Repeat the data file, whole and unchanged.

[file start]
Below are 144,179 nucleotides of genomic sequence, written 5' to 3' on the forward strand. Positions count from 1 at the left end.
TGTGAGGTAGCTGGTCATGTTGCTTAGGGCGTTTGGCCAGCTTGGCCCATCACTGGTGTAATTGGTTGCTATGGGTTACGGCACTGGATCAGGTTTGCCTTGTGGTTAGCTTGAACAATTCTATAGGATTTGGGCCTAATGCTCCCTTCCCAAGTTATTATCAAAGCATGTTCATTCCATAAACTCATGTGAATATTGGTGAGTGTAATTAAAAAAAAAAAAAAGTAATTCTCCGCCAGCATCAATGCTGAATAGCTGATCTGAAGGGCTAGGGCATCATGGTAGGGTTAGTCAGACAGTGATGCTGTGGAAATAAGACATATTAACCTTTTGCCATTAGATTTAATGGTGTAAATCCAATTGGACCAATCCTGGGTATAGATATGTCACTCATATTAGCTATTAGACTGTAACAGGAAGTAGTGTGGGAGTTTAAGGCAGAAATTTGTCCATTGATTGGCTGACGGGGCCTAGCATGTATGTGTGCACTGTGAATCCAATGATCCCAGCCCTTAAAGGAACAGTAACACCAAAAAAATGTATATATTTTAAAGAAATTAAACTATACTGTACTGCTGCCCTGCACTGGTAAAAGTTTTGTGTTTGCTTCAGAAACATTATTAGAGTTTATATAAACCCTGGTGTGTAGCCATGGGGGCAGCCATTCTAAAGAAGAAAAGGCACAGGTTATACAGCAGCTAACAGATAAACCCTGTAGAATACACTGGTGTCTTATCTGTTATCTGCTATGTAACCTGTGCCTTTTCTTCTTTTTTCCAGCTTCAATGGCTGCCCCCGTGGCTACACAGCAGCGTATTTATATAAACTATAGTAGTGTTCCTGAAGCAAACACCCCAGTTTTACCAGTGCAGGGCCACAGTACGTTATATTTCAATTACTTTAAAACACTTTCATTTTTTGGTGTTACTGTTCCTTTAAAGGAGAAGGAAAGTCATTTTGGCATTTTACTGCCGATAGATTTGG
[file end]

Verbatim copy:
Below are 144,179 nucleotides of genomic sequence, written 5' to 3' on the forward strand. Positions count from 1 at the left end.
TGTGAGGTAGCTGGTCATGTTGCTTAGGGCGTTTGGCCAGCTTGGCCCATCACTGGTGTAATTGGTTGCTATGGGTTACGGCACTGGATCAGGTTTGCCTTGTGGTTAGCTTGAACAATTCTATAGGATTTGGGCCTAATGCTCCCTTCCCAAGTTATTATCAAAGCATGTTCATTCCATAAACTCATGTGAATATTGGTGAGTGTAATTAAAAAAAAAAAAAAGTAATTCTCCGCCAGCATCAATGCTGAATAGCTGATCTGAAGGGCTAGGGCATCATGGTAGGGTTAGTCAGACAGTGATGCTGTGGAAATAAGACATATTAACCTTTTGCCATTAGATTTAATGGTGTAAATCCAATTGGACCAATCCTGGGTATAGATATGTCACTCATATTAGCTATTAGACTGTAACAGGAAGTAGTGTGGGAGTTTAAGGCAGAAATTTGTCCATTGATTGGCTGACGGGGCCTAGCATGTATGTGTGCACTGTGAATCCAATGATCCCAGCCCTTAAAGGAACAGTAACACCAAAAAAATGTATATATTTTAAAGAAATTAAACTATACTGTACTGCTGCCCTGCACTGGTAAAAGTTTTGTGTTTGCTTCAGAAACATTATTAGAGTTTATATAAACCCTGGTGTGTAGCCATGGGGGCAGCCATTCTAAAGAAGAAAAGGCACAGGTTATACAGCAGCTAACAGATAAACCCTGTAGAATACACTGGTGTCTTATCTGTTATCTGCTATGTAACCTGTGCCTTTTCTTCTTTTTTCCAGCTTCAATGGCTGCCCCCGTGGCTACACAGCAGCGTATTTATATAAACTATAGTAGTGTTCCTGAAGCAAACACCCCAGTTTTACCAGTGCAGGGCCACAGTACGTTATATTTCAATTACTTTAAAACACTTTCATTTTTTGGTGTTACTGTTCCTTTAAAGGAGAAGGAAAGTCATTTTGGCATTTTACTGCCGATAGATTTGG